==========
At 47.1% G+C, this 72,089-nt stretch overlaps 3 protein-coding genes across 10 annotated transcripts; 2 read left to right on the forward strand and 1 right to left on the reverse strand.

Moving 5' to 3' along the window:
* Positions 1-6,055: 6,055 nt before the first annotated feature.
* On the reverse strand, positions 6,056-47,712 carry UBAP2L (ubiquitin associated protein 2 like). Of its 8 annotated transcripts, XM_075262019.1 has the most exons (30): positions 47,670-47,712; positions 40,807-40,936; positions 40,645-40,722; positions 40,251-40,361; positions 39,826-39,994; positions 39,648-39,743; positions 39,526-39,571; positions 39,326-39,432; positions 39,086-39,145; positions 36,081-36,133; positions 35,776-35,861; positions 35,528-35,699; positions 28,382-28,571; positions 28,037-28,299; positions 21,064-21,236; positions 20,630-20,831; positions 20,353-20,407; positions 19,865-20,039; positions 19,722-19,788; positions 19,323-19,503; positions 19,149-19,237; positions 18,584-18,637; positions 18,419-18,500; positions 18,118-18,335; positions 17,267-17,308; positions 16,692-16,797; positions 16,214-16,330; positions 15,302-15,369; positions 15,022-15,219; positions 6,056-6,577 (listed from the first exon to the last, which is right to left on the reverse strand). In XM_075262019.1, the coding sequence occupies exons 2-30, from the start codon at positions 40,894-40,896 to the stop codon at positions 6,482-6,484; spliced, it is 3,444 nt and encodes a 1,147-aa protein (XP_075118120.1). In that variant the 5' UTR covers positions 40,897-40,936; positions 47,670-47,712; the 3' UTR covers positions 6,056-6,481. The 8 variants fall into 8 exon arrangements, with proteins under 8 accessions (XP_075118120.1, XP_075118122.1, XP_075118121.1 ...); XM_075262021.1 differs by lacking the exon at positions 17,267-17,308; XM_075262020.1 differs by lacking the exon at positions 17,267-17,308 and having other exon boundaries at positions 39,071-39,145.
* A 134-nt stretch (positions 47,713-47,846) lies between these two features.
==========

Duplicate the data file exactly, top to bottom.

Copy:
At 47.1% G+C, this 72,089-nt stretch overlaps 3 protein-coding genes across 10 annotated transcripts; 2 read left to right on the forward strand and 1 right to left on the reverse strand.

Moving 5' to 3' along the window:
* Positions 1-6,055: 6,055 nt before the first annotated feature.
* On the reverse strand, positions 6,056-47,712 carry UBAP2L (ubiquitin associated protein 2 like). Of its 8 annotated transcripts, XM_075262019.1 has the most exons (30): positions 47,670-47,712; positions 40,807-40,936; positions 40,645-40,722; positions 40,251-40,361; positions 39,826-39,994; positions 39,648-39,743; positions 39,526-39,571; positions 39,326-39,432; positions 39,086-39,145; positions 36,081-36,133; positions 35,776-35,861; positions 35,528-35,699; positions 28,382-28,571; positions 28,037-28,299; positions 21,064-21,236; positions 20,630-20,831; positions 20,353-20,407; positions 19,865-20,039; positions 19,722-19,788; positions 19,323-19,503; positions 19,149-19,237; positions 18,584-18,637; positions 18,419-18,500; positions 18,118-18,335; positions 17,267-17,308; positions 16,692-16,797; positions 16,214-16,330; positions 15,302-15,369; positions 15,022-15,219; positions 6,056-6,577 (listed from the first exon to the last, which is right to left on the reverse strand). In XM_075262019.1, the coding sequence occupies exons 2-30, from the start codon at positions 40,894-40,896 to the stop codon at positions 6,482-6,484; spliced, it is 3,444 nt and encodes a 1,147-aa protein (XP_075118120.1). In that variant the 5' UTR covers positions 40,897-40,936; positions 47,670-47,712; the 3' UTR covers positions 6,056-6,481. The 8 variants fall into 8 exon arrangements, with proteins under 8 accessions (XP_075118120.1, XP_075118122.1, XP_075118121.1 ...); XM_075262021.1 differs by lacking the exon at positions 17,267-17,308; XM_075262020.1 differs by lacking the exon at positions 17,267-17,308 and having other exon boundaries at positions 39,071-39,145.
* A 134-nt stretch (positions 47,713-47,846) lies between these two features.